German WWII MP 44 Resin Display Gun
New Made Item: Our solid resin Stg44 non-firing display gun is nothing short of stunning. It really does look like the real thing from just a few feet away. It was cast from a silicon mold of an original MP44 in the IMA collection and therefore is not only an accurate 1:1 scale but has all the details of the real thing. It has been expertly air brushed to provide the cold glimmering look of steel and the warm richness of wood grips. For added sturdiness we added a metal wire frame that runs through most of the more delicate areas of the gun.
This is it, finally an affordable, safe, robust, quality display alternative to spending many thousands of dollars on a liability laden display gun. Perfect for gun enthusiasts, as a prop firearm for theatrical and film productions or one amazing childhood toy for epic war games.
Not only does it look good but it also feels good as this gun weighs a hearty 8 lbs!
History of the MP44-
The StG 44 (Sturmgewehr 44, literally "storm rifle model of 1944 was an assault rifle developed in Nazi Germany during World War II that was the first of its kind to see major deployment and is considered by many historians to be the first modern assault rifle. It is also known under the designations MP 43 and MP 44 (Maschinenpistole 43, Maschinenpistole 44 respectively), which denote earlier development versions of the same weapon with some differences like a different butt end, muzzle nut, shape of the front sight base or with an unstepped barrel, all only visible with close inspection.
MP 43, MP 44, and StG 44 were different designations for what was essentially the same rifle, with minor updates in production. The variety in nomenclatures resulted from the complicated bureaucracy in Nazi Germany. Developed from the Mkb 42(H) "machine carbine", the StG44 combined the characteristics of a carbine, submachine gun and automatic rifle. StG is an abbreviation of Sturmgewehr. The name was chosen for propaganda reasons and literally means "storm rifle" as in "to storm (i.e. "assault") an enemy position". After the adoption of the StG 44, the English translation "assault rifle" became the accepted designation for this type of infantry small arm.
The rifle was chambered for the 7.92×33mm Kurz cartridge. This shorter version of the German standard (7.92x57mm) rifle round, in combination with the weapon's selective-fire design, provided a compromise between the controllable firepower of a submachine gun at close quarters with the accuracy and power of a Karabiner 98k bolt action rifle at intermediate ranges. While the StG44 had less range and power than the more powerful infantry rifles of the day, Wehrmacht studies had shown that most combat engagements occurred at less than 300 m, with the majority within 200 m. Full-power rifle cartridges were excessive for the vast majority of uses for the average soldier. Only a trained specialist, such as a sniper, could make full use of the standard rifle round's range and power.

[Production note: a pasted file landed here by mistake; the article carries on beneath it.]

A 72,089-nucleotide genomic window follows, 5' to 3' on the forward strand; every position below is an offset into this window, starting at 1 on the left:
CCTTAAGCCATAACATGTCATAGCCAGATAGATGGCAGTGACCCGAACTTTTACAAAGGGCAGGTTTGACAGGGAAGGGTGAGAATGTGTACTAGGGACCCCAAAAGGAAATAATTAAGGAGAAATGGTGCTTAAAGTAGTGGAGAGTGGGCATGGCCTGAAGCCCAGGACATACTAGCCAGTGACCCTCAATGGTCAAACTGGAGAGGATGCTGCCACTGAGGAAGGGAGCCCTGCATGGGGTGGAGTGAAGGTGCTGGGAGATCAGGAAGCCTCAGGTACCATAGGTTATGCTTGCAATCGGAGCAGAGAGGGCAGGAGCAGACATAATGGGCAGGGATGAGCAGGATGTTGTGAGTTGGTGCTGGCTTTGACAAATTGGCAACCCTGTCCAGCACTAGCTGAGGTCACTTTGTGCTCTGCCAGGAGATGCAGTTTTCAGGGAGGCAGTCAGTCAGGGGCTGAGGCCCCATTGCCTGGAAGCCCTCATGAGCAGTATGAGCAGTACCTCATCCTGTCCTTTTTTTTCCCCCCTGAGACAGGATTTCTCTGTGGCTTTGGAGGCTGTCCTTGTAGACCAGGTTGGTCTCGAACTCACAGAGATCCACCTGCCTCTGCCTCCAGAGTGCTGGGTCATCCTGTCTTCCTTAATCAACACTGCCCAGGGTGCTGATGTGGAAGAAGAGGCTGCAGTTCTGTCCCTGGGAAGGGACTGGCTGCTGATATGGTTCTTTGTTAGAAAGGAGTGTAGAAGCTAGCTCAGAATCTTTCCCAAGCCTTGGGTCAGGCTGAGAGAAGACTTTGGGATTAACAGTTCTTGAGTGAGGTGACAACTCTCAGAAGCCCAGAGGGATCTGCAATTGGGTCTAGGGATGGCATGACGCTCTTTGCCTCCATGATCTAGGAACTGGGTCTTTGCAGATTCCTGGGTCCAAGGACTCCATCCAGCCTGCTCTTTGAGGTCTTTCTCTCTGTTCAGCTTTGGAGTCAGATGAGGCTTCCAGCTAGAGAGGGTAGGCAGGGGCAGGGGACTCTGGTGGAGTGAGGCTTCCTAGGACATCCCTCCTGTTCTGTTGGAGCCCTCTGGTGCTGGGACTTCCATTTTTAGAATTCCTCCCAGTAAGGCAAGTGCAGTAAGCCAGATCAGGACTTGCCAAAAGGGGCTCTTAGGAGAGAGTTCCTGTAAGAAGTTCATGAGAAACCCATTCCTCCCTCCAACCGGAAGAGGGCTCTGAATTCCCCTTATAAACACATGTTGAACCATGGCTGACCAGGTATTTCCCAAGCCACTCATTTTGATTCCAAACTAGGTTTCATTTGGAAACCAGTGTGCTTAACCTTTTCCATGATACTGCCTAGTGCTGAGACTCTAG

The StG 44's receiver was made of heavy stamped and welded steel as were other contemporary arms such as the MP 40 and MG 42. This made for a fairly heavy rifle, especially one firing an intermediate-power cartridge. Difficulties with fabrication, the need to use available non-priority steels, and the exigencies of war resulted in a heavy receiver. U.S. military intelligence criticized the weight of the weapon along with the inclusion of the fully automatic feature which it considered "ineffectual for all practical purposes", convinced that full automatic fire with StG 44 was permitted in emergencies only. This was a misinterpretation of the manual however, as the German manual states that automatic fire was "advised only in emergencies", this was mainly to make sure that the regular soldier didn't unnecessarily waste his ammunition spraying at targets, but instead fired in short accurate bursts to achieve maximum accuracy and effect; the StG could easily and safely be used in full automatic mode. The British were also critical saying that the receiver could be bent and the bolt locked up by the mere act of knocking a leaning rifle onto a hard floor. Many of these criticisms are more a testimonial of the Allied aversion rather than an accurate view of the weapon's characteristics that were proven highly effective during combat in the war.
To its credit, it was the first successful weapon of its class, and the concept had a major impact on modern infantry small arms development. By all accounts, the StG 44 fulfilled its role admirably, particularly on the Eastern Front, offering a greatly increased volume of fire compared to standard infantry rifles. In the end, it came too late to have a significant effect on the outcome of the war.
This product is available for international shipping.
- Barrel of gun has blaze orange barrel plug as required by U.S. imitation firearms law. This display is non-firing, not capable of firing any type of projectile and is composed of heavy strong solid resin, with a wire frame, making it totally incapable of chambering a round.
Generally this is considered a toy with no restrictions, however, some locations may prohibit this item, please check your local imitation firearms laws before purchase.
Not available to some countries without an import license, please check your nation's imitation firearms laws before purchase.
TITLE 15 - COMMERCE AND TRADE CHAPTER 76 - IMITATION FIREARMS
Each toy, look-alike, or imitation firearm shall have as an integral part, permanently affixed, a blaze orange plug inserted in the barrel of such toy, look-alike, or imitation firearm. Such plug shall be recessed no more than 6 millimeters from the muzzle end of the barrel of such firearm.
Read the US law in detail here: http://uscode.house.gov/download/pls/15C76.txt
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